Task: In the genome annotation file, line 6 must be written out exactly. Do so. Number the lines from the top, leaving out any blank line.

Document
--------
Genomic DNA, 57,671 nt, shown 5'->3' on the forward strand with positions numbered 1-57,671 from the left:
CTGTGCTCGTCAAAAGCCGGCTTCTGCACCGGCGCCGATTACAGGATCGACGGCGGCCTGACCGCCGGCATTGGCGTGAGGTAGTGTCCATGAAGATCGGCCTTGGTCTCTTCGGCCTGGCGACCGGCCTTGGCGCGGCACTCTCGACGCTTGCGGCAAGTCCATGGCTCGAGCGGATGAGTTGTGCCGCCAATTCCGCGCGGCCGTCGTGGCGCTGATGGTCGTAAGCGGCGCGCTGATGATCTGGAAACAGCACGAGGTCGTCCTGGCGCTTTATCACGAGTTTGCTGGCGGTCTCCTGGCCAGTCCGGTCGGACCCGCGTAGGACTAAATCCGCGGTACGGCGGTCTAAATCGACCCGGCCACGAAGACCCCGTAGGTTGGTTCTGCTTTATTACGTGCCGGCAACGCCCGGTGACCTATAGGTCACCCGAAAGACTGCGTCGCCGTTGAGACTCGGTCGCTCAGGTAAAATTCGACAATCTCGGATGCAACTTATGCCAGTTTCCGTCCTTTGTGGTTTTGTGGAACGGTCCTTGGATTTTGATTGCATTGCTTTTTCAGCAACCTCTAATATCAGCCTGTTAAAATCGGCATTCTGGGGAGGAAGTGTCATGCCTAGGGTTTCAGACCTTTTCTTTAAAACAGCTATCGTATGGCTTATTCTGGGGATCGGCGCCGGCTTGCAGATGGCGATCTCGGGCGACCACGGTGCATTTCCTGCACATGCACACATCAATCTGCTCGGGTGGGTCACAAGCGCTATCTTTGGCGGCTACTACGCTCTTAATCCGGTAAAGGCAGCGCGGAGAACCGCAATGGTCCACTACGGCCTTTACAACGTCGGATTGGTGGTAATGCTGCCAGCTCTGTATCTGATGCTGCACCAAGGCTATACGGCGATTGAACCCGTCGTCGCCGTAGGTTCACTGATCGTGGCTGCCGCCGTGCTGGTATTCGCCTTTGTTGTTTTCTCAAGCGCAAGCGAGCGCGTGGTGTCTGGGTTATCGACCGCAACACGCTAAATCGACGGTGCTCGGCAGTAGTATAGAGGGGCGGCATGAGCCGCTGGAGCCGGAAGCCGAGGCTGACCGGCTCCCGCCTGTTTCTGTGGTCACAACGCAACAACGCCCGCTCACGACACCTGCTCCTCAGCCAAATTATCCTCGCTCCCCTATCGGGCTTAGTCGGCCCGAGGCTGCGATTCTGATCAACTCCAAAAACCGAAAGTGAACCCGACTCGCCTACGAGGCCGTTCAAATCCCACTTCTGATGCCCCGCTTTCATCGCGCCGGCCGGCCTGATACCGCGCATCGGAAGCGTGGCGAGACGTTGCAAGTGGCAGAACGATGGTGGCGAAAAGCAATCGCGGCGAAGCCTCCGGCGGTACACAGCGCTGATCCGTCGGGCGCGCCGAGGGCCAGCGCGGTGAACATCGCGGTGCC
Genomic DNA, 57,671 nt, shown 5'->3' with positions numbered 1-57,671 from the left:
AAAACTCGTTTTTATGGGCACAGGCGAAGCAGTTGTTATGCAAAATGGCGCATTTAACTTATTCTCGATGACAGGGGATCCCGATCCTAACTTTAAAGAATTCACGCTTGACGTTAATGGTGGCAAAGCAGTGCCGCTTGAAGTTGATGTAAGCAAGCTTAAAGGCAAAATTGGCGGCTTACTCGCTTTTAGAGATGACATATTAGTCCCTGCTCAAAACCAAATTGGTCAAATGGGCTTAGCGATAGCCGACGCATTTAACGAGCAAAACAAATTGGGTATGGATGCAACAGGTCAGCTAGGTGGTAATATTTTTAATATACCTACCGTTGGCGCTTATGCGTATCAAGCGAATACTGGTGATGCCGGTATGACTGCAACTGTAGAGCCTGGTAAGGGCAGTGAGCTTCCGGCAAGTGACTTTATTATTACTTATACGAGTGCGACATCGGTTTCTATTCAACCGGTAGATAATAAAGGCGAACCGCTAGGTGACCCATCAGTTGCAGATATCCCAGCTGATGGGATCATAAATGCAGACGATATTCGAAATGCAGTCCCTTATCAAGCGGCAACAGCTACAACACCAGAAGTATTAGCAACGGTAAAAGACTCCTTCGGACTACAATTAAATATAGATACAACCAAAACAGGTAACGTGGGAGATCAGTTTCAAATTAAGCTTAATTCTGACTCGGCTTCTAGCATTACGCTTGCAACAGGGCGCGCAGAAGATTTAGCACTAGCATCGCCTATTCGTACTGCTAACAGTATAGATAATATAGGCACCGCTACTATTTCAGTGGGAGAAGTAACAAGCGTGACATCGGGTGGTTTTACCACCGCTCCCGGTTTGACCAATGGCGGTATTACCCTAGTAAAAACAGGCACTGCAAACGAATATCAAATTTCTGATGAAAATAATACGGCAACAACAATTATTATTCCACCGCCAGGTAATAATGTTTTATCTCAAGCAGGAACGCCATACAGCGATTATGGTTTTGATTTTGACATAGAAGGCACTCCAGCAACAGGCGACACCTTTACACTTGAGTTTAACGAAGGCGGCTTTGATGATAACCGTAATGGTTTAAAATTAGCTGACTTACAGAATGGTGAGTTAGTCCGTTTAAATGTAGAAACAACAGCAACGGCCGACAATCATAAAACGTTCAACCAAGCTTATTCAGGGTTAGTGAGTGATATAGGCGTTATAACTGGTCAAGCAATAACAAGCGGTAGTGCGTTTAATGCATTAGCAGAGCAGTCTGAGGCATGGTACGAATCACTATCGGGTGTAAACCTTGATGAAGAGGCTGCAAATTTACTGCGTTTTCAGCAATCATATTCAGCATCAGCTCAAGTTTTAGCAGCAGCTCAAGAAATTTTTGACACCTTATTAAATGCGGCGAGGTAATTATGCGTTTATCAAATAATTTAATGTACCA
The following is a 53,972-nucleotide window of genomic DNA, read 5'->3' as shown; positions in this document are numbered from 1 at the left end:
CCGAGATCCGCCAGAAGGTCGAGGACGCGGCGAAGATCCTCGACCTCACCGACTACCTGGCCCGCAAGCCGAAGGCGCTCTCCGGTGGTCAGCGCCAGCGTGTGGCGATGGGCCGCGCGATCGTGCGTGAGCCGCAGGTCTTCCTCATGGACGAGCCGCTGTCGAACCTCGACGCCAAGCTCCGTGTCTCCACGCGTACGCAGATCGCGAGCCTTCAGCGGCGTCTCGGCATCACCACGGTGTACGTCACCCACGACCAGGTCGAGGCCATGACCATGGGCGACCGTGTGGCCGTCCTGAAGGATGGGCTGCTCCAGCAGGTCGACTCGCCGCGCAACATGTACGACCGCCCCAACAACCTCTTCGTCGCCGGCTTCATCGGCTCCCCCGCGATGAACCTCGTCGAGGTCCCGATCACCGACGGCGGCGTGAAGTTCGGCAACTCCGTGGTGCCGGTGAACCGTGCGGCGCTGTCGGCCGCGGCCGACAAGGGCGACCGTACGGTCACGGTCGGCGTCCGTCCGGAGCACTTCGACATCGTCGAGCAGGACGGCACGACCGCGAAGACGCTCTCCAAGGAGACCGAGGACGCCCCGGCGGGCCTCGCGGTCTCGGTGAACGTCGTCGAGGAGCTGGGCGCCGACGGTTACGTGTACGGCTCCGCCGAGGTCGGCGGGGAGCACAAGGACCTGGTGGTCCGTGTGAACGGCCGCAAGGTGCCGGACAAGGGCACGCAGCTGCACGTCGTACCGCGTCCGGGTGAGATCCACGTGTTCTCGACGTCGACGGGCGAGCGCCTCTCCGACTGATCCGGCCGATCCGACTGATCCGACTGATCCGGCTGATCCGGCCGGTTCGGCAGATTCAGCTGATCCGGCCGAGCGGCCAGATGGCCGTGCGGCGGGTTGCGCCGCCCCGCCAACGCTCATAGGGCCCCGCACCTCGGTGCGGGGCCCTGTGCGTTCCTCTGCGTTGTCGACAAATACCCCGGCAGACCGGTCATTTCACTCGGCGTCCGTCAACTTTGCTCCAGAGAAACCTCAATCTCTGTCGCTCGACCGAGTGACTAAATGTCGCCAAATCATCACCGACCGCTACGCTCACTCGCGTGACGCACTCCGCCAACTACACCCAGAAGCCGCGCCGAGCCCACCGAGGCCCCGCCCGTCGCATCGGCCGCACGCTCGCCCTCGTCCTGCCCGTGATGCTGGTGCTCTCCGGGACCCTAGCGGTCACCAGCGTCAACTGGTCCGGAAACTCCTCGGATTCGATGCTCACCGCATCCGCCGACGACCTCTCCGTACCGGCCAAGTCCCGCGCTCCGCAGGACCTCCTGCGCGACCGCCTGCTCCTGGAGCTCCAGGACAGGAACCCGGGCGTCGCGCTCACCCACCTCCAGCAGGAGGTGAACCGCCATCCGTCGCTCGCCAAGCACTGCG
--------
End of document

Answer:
CCGAGATCCGCCAGAAGGTCGAGGACGCGGCGAAGATCCTCGACCTCACCGACTACCTGGCCCGCAAGCCGAAGGCGCTCTCCGGTGGTCAGCGCCAGCGTGTGGCGATGGGCCGCGCGATCGTGCGTGAGCCGCAGGTCTTCCTCATGGACGAGCCGCTGTCGAACCTCGACGCCAAGCTCCGTGTCTCCACGCGTACGCAGATCGCGAGCCTTCAGCGGCGTCTCGGCATCACCACGGTGTACGTCACCCACGACCAGGTCGAGGCCATGACCATGGGCGACCGTGTGGCCGTCCTGAAGGATGGGCTGCTCCAGCAGGTCGACTCGCCGCGCAACATGTACGACCGCCCCAACAACCTCTTCGTCGCCGGCTTCATCGGCTCCCCCGCGATGAACCTCGTCGAGGTCCCGATCACCGACGGCGGCGTGAAGTTCGGCAACTCCGTGGTGCCGGTGAACCGTGCGGCGCTGTCGGCCGCGGCCGACAAGGGCGACCGTACGGTCACGGTCGGCGTCCGTCCGGAGCACTTCGACATCGTCGAGCAGGACGGCACGACCGCGAAGACGCTCTCCAAGGAGACCGAGGACGCCCCGGCGGGCCTCGCGGTCTCGGTGAACGTCGTCGAGGAGCTGGGCGCCGACGGTTACGTGTACGGCTCCGCCGAGGTCGGCGGGGAGCACAAGGACCTGGTGGTCCGTGTGAACGGCCGCAAGGTGCCGGACAAGGGCACGCAGCTGCACGTCGTACCGCGTCCGGGTGAGATCCACGTGTTCTCGACGTCGACGGGCGAGCGCCTCTCCGACTGATCCGGCCGATCCGACTGATCCGACTGATCCGGCTGATCCGGCCGGTTCGGCAGATTCAGCTGATCCGGCCGAGCGGCCAGATGGCCGTGCGGCGGGTTGCGCCGCCCCGCCAACGCTCATAGGGCCCCGCACCTCGGTGCGGGGCCCTGTGCGTTCCTCTGCGTTGTCGACAAATACCCCGGCAGACCGGTCATTTCACTCGGCGTCCGTCAACTTTGCTCCAGAGAAACCTCAATCTCTGTCGCTCGACCGAGTGACTAAATGTCGCCAAATCATCACCGACCGCTACGCTCACTCGCGTGACGCACTCCGCCAACTACACCCAGAAGCCGCGCCGAGCCCACCGAGGCCCCGCCCGTCGCATCGGCCGCACGCTCGCCCTCGTCCTGCCCGTGATGCTGGTGCTCTCCGGGACCCTAGCGGTCACCAGCGTCAACTGGTCCGGAAACTCCTCGGATTCGATGCTCACCGCATCCGCCGACGACCTCTCCGTACCGGCCAAGTCCCGCGCTCCGCAGGACCTCCTGCGCGACCGCCTGCTCCTGGAGCTCCAGGACAGGAACCCGGGCGTCGCGCTCACCCACCTCCAGCAGGAGGTGAACCGCCATCCGTCGCTCGCCAAGCACTGCG